See, it’s easier to be a shadow. It’s easier, but it’s not freedom. It is no way to live, and it is not worth the pain it causes others. It is not worth the stripping of one’s identity. I feel like this scene can be a powerful allegory for Christ-followers. So many of us—born to be kings and queens in God’s kingdom, to stand up and claim our royalty, to take the swords we’ve been given and fight the enemy of our souls—have lost ourselves in hoards of lies. Whisperings from the enemy and his “spies” that tell us not to trust our own kin, our friends, even Jesus. We become so numb to these lies because they not only make sense when they come, but they infiltrate our thoughts so that we often aren’t even aware of what we’re actually believing. How cunning our enemy is, but how little power he has once we remember who we are!
The light is coming. Like Gandalf, standing up boldly with his staff, illuminating the fiction of Wormtongue’s allegations, and calling forth the man who is king. The light is coming, helping us to see that Eomer(a representation of community and family) is our ally. Not perfect, but there to support us nonetheless. When we remove the blame, when we set Eomer free, he can be who he is meant to be. Why believe and trust a malevolent enemy more than our own family, anyway?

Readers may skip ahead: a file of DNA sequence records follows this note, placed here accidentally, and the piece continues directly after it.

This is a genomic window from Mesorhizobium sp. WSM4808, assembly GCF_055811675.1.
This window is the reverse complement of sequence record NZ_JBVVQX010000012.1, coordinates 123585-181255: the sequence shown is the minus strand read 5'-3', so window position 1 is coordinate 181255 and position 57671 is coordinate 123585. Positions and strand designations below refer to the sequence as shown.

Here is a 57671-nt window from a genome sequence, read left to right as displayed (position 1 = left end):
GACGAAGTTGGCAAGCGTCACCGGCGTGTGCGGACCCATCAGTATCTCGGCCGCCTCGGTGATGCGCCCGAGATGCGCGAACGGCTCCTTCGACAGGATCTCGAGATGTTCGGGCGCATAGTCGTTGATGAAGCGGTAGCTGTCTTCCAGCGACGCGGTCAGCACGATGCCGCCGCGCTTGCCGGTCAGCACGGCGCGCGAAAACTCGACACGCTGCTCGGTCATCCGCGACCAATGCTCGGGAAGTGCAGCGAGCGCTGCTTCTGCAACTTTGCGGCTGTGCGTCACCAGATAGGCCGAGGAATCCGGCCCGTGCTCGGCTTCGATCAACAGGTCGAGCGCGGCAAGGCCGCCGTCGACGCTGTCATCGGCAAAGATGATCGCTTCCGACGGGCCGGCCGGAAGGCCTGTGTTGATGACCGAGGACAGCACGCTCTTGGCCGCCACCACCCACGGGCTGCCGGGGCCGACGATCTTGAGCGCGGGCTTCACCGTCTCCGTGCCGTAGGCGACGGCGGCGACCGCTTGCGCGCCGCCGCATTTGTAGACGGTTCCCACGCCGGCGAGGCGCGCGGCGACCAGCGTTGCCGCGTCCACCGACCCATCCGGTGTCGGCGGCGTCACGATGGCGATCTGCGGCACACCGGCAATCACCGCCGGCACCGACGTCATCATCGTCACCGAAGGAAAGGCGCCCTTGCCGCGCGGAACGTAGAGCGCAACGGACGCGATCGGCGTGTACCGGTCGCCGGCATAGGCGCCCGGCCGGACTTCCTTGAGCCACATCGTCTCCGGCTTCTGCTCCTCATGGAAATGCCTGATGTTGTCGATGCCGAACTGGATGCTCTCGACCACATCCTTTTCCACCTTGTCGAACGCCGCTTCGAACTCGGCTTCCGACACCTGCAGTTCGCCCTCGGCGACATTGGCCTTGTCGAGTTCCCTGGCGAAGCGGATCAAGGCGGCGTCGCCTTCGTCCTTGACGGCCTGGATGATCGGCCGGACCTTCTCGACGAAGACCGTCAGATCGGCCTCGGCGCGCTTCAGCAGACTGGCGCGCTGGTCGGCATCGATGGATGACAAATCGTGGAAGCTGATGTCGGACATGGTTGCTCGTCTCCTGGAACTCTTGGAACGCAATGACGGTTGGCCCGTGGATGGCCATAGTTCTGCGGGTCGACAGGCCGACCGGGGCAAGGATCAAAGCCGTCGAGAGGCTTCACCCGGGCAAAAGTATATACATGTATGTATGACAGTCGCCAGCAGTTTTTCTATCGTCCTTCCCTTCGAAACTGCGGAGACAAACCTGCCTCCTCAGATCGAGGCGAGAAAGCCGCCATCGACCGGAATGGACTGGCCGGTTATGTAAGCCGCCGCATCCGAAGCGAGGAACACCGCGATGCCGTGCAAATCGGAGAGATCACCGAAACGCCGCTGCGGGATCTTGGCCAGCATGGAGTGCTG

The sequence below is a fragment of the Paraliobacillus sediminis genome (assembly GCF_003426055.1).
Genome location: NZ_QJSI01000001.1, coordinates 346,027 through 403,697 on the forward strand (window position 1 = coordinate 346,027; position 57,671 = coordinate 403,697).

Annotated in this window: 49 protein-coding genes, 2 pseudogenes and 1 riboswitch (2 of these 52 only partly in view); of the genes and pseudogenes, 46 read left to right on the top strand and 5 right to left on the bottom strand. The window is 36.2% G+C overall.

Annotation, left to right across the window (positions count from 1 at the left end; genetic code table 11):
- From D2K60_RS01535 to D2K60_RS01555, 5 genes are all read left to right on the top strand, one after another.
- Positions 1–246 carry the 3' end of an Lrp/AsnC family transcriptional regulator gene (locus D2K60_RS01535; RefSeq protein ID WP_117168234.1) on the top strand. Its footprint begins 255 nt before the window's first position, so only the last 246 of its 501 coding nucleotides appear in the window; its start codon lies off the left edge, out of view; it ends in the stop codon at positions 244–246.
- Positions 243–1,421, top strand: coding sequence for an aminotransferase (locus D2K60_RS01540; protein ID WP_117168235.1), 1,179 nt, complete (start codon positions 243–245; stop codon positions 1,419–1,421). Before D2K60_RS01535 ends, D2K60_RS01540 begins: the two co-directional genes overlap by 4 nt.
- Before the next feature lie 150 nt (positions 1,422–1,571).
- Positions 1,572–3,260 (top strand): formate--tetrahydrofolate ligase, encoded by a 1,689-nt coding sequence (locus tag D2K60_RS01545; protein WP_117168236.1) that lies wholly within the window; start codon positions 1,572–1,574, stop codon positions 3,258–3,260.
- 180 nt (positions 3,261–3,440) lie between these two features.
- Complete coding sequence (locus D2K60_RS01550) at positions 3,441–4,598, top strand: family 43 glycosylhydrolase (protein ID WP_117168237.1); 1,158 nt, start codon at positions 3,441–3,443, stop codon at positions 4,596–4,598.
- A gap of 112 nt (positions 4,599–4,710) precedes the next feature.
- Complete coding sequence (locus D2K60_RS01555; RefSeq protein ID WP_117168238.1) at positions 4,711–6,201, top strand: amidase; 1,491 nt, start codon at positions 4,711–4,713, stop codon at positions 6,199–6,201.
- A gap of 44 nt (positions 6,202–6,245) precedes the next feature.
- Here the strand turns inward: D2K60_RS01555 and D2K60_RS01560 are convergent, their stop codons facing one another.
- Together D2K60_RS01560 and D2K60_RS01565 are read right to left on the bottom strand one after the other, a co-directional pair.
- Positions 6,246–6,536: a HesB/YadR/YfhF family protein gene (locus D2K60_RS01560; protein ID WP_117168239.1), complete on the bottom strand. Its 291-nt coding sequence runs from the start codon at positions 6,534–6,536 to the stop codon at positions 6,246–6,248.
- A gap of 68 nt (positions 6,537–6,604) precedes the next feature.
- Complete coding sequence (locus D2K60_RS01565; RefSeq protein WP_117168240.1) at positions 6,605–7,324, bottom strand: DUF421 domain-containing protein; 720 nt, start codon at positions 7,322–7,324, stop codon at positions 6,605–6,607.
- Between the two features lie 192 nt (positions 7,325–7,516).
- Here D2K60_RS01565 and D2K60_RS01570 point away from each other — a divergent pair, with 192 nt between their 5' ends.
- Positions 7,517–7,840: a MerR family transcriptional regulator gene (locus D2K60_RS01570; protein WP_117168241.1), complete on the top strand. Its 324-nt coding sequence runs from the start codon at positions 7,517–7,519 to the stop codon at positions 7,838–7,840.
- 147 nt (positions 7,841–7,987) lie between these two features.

Just like King Theoden, we’ve been afraid of the war and the darkness. We’ve been afraid to get too involved in other people’s lives and in the affairs of the world because of the perceived cost. It is simpler to sit on our thrones and let another rule for us while we shrivel up and die. Simpler, easier, to isolate ourselves and hide our glory and our mistakes from the world. Easier to hide and pretend that everything around us is okay. Easier to put away and ignore those who claim we must fight, that we must do something. But is it really worth it? Self-preservation soon becomes self-deprecation. Seeking to guard our own affairs and not trust anyone else makes us tire more quickly, age faster. We are alone even when those who desire our freedom stand right behind the sneering whisperer, ready to do what they must when we give the word. (Think of Eowyn in Theoden’s throne room, how ready she is to defend her people, despite the influence and the jarring pursuits of Wormtongue.) We are afraid of the perceived cost of taking up arms when in reality, the alternative is far more expensive. We will not only lose our lives and our identities, but we will lose our people, our influence, our God-given territory.